Bruges, Belgium's Amazing Canal City

9009040492?profile=originalOur English-speaking tour guide at De Halve Mann Brewery in Bruges makes a point of telling us as we ended our visit, “I don’t care what the boat men tell you, we don’t use canal water to brew our beer with.” Then pausing for just the right effect, she added, “Well, except for the dark beer that we sell to the French.”

Her well timed shtick brings a chuckle from the English-speaking audience as we head for the tasting room and highlights that while French is one language spoken in Belgium, the French have remained on the outs with citizens of Belgium since the battle of Eperons D’Or in 1302.

That was a battle of freedom for the Flemish as Flanders won back its freedom from the monarchy in France. And thus the city that is called the "Venice of the North" for its many canals is both full of the history of Belgium and Europe, as well as a mélange of wonderful shops and eateries.9009040677?profile=original

Those canals give Bruges one of its identities but are not the only reason for visiting this UNESCO World Heritage City. The canals, called reiens, are the result of the North Sea flooding the area in the fifth century. It was 200 hundred years before the waters receded leaving a series of canals and estuaries, which allowed easy ingress to the raiding Vikings of the day.

Over one of these canals, the Zwin, a military fortress was built by the Count of Flanders to protect the area against the attacking Vikings. This fortress was the birth of Bruges. Because the canals gave easy access to ships, the city became one of the major trade centers of Europe and the capitol of Flanders. For more than 200 years it flourished as the center of trade, finance, and culture in Europe.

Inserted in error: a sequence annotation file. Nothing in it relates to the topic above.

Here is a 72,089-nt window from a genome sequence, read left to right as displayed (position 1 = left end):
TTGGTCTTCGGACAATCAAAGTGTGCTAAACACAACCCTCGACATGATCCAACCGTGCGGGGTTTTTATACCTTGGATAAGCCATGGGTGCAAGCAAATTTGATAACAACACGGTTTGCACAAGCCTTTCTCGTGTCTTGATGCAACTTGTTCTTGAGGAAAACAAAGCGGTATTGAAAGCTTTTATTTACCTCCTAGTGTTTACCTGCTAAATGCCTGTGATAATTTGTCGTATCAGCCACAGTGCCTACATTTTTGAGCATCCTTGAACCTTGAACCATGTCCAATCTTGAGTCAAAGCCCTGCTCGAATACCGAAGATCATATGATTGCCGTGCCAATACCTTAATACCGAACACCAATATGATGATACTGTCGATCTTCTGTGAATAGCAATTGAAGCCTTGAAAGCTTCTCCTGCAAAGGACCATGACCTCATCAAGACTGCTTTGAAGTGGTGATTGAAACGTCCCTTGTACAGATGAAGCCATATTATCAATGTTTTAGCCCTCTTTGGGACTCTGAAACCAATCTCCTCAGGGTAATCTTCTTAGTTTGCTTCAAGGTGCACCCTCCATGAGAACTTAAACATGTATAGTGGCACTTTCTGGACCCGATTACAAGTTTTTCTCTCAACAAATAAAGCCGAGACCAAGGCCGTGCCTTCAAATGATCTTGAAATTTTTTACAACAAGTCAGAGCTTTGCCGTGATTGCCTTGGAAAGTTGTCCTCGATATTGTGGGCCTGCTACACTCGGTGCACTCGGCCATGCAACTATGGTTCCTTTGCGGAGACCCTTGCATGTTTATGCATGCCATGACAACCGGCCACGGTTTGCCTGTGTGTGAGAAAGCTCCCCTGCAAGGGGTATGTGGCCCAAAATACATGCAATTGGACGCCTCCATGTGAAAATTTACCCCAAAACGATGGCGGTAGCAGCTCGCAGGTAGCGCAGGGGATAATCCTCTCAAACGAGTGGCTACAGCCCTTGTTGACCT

Due to the silting of the Zwin and competition from nearby Antwerp, Bruges slowly declined as the center of trade of Europe until it was rediscovered in the 1800s; its canals, cobbled streets, and medieval buildings brought romantics from around the world. Today those same attributes make it one of the foremost European cities to visit and the fact that it is closely associated with the school of Flemish Primitive painting also draws a wide audience.

Located in the far Northwestern corner of Belgium a stone’s throw from The Netherlands, Bruges is served by multiple high speed trains each day and is an easy drive from most cities in Europe. It is also easily reached from the UK via ferries or the Eurotunnel and like many European cities Bruges has a strong public transportation system.

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And while bicycling in the city is quite popular, Bruges is also a great place to get your walk on – but be sure that you have a good pair of shoes as the cobblestone streets and a poor shoe choice can wear out even the most fit before their time. Of course you can also see the sights of Bruges by boat.

There are five landing stages and boats leave every 30 minutes for the half hour trip that gives one a different perspective of the Venice of the north. The boats run from 10am to 6 pm March to mid-November. Rates for adults is a modest 8-10€.

There are too many sights to see in Bruges for one article, but here are several things that one should not miss when visiting this grand city: